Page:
Hearing protection is an important part of industrial safety. Our workplace safety consultants have a number of helpful tips to determine the best ways to implement good hearing protection practices.
Hearing protection should be required when:
- Employees are exposed to workplace noise during an 8-hour work shift, in which the noise averages 85 dBA (50% dose) or greater;
- An employee has not yet had a baseline audiogram established (in a work environment) averaging 85 dBA or greater; or
- An employee has experienced a standard threshold shift.
The workplace noise level needs to be measured to determine the need for hearing protection. Type II noise meters are required by OSHA regulations to measure workplace noise and determine if a hearing conservation program is required. The occupational safety consultants at OECS use type II dosimeters to measure workplace noise over a work shift period versus spot checks with a meter. (Note: a “radio shack” type noise meter or a noise level meter phone app downloaded to your phone cannot be used to determine workplace noise levels for hearing conservation.) The dosimeter captures and averages all the noise an employee is exposed to within an 8-hour time period.
There is a difference between decibel and dose. A decibel dB(A) is a unit of measurement that indicates how loud a sound is. Dose, on the other hand, measures the accumulation of noise a person was exposed to. OSHA determines noise exposure based on dose, or the total amount of noise a person is exposed to during a defined period of time.
A good analogy is a river. A river is 200 feet across and flows at a rate of 10,000 gallons per minute. The water flow rate speed (water pressure) resembles how loud something is, similar to a decibel (air pressure). If you measure how much water has flowed in 10 minutes past a fixed point, the amount would be 100,000 gallons (10 minutes x 10,000 gallons). More time, more gallons. This total accumulation of water (10 minutes) is water “dose.” Total noise accumulation within a time period is noise dose. Water dose and noise dose are very much the same concept.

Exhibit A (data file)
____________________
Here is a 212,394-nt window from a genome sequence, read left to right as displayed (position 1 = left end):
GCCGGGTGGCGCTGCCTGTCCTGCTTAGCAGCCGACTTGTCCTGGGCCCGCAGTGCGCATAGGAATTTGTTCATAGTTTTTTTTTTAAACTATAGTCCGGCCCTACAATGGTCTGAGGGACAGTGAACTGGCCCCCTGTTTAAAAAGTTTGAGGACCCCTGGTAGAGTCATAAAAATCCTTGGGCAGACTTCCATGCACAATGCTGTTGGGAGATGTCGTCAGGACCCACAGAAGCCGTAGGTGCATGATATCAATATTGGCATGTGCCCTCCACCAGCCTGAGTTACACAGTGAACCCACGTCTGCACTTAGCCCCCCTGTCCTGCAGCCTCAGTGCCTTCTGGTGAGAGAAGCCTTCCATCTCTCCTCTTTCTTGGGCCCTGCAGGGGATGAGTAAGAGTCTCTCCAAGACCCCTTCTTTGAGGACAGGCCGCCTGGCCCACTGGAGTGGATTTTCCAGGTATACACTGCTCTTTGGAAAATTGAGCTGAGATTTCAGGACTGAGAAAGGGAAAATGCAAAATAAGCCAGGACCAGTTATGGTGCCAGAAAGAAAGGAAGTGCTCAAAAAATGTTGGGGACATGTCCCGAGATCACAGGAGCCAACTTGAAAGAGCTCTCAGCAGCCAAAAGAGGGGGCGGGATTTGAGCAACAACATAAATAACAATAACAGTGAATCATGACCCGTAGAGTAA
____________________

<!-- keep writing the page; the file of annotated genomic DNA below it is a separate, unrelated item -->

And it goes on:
The OSHA regulations’ dose equivalent to 85 dBA is 50%; at 90 dBA is dose is 100%. If the noise levels average is 85 dBA over an 8-hour work shift, the dose will be 50%. Your work shift may be 10-12 hours. How does dose relate to a work shift that lasts longer than 8 hours?
You need to be careful when calculating how much dose a person receives when the work shift is 10-12 hours, since the noise exposure amount is greater and can adversely affect industrial safety. Suppose the average noise level is 83.4 dBA for each 10-12 hour shift – pretty steady. OSHA uses 50% dose which is equivalent to 85 dBA and based on an 8-hour shift. The dose changes when the shift is 10-12 hours, because you are exposed to more noise. Using the noise level 83.4 dBA, is a hearing conservation program needed? It is below 85 dBA.
A person works 10-12 hours per shift, where the noise exposure is 83.4 dBA (dose equivalent 40%). The initial thought might be, “Thank goodness the employee noise level is 83.4 dBA, which is below the 85 dBA limit! A hearing conservation program is not required.” After calculating the 10-12 hour shift and noise level, the new dose for the 10 hour shift is now 50%, which is 85 dBA, thus requiring a hearing conservation program. At 12 hours, the dose is 60%, which is equivalent to 86.3 dBA and certainly requires a hearing conservation program.
OECS’s workplace safety consultants can help you determine the amount of noise exposure at your company to see if a hearing conservation program or engineering controls are needed. We’re ready to help with industrial health and safety plans custom to your company. Give us a call or request a safety audit at 763-417-9599.
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